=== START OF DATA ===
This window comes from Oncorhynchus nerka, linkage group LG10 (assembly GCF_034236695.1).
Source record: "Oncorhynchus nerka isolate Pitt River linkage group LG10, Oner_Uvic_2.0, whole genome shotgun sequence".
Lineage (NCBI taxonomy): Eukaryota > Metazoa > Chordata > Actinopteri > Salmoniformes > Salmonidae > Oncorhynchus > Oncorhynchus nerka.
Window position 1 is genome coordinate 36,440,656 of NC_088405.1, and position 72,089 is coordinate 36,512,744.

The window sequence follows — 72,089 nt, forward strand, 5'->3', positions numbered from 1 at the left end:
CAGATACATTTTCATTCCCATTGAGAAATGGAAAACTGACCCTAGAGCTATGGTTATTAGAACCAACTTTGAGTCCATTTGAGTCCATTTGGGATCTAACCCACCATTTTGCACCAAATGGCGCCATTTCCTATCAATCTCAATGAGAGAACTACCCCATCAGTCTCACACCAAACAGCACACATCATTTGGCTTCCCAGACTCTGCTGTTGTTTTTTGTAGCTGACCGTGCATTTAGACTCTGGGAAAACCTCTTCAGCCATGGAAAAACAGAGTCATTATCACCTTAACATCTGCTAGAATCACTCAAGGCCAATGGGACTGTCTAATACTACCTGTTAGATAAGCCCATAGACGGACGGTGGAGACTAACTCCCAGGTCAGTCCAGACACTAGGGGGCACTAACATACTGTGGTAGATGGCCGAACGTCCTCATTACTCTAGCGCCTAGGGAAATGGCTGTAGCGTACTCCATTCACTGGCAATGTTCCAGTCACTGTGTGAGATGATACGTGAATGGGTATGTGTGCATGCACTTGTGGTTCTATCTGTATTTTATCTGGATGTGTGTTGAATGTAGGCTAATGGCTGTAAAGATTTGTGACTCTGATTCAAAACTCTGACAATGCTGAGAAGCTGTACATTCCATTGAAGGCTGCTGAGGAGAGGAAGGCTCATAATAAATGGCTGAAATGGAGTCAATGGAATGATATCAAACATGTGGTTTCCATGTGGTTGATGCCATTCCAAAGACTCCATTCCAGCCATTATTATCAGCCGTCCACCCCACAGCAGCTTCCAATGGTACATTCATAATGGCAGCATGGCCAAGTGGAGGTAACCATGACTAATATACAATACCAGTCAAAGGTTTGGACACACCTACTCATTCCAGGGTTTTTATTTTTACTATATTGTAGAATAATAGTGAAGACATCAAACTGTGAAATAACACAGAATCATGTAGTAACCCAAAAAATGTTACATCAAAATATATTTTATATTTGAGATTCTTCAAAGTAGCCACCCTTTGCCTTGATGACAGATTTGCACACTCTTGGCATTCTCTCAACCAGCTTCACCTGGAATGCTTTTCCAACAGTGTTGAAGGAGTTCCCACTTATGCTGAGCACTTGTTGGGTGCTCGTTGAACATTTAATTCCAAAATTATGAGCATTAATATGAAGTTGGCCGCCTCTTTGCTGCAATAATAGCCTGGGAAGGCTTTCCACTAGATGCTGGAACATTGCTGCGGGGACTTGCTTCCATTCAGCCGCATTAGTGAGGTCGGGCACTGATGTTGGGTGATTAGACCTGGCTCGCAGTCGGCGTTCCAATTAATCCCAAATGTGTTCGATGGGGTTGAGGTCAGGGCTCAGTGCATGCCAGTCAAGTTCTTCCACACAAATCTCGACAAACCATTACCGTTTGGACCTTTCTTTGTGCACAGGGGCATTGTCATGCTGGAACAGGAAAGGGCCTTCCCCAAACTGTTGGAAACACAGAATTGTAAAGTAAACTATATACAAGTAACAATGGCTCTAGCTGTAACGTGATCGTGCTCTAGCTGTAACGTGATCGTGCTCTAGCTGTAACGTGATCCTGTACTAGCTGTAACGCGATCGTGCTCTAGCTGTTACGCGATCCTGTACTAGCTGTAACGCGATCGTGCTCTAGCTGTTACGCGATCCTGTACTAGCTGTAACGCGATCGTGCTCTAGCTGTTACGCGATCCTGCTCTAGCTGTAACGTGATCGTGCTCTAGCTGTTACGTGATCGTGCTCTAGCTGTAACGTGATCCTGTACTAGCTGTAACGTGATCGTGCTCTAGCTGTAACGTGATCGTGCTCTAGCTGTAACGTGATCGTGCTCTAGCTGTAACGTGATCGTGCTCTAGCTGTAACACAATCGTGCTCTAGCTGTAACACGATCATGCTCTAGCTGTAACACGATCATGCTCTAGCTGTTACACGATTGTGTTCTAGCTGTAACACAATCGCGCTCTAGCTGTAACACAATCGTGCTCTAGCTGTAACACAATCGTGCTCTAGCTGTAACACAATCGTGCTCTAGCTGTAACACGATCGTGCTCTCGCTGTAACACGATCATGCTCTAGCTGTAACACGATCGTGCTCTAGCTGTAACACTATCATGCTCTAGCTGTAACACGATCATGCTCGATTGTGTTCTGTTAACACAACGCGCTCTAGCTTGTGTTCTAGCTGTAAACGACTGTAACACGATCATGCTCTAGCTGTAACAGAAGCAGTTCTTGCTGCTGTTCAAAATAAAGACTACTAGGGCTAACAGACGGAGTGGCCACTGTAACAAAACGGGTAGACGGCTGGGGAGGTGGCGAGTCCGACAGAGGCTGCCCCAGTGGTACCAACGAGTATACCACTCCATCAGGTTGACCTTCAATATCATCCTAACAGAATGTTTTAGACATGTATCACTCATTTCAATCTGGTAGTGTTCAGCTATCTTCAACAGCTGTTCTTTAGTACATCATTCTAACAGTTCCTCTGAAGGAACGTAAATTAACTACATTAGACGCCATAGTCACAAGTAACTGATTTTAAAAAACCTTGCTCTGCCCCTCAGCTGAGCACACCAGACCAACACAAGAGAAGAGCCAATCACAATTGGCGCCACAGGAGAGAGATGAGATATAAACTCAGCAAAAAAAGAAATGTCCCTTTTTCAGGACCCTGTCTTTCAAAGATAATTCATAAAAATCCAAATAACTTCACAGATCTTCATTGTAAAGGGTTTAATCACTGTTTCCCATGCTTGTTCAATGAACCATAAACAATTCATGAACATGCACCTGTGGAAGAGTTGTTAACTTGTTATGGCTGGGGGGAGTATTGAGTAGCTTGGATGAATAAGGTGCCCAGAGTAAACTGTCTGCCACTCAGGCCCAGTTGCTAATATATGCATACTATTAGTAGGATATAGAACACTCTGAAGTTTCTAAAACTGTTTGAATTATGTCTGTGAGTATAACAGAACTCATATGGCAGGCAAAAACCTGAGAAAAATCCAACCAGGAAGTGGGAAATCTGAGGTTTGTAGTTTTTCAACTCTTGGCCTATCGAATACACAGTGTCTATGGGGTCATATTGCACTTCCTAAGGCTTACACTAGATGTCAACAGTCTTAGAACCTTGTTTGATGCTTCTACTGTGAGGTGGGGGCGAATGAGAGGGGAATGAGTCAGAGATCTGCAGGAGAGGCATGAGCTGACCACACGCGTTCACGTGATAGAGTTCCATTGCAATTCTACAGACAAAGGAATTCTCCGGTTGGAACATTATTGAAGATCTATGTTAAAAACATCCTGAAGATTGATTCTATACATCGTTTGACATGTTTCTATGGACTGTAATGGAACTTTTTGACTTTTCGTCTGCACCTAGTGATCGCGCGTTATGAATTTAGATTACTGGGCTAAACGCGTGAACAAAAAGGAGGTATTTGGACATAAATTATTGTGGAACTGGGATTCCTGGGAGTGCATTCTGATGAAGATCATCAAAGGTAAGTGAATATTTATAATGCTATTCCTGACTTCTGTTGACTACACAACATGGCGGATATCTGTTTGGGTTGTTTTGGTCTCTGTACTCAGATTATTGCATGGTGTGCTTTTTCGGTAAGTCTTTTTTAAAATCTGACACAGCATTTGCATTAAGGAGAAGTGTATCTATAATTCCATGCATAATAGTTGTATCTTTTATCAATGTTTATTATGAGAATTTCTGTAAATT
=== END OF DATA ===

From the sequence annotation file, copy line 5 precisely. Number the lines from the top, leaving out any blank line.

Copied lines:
The window sequence follows — 72,089 nt, forward strand, 5'->3', positions numbered from 1 at the left end: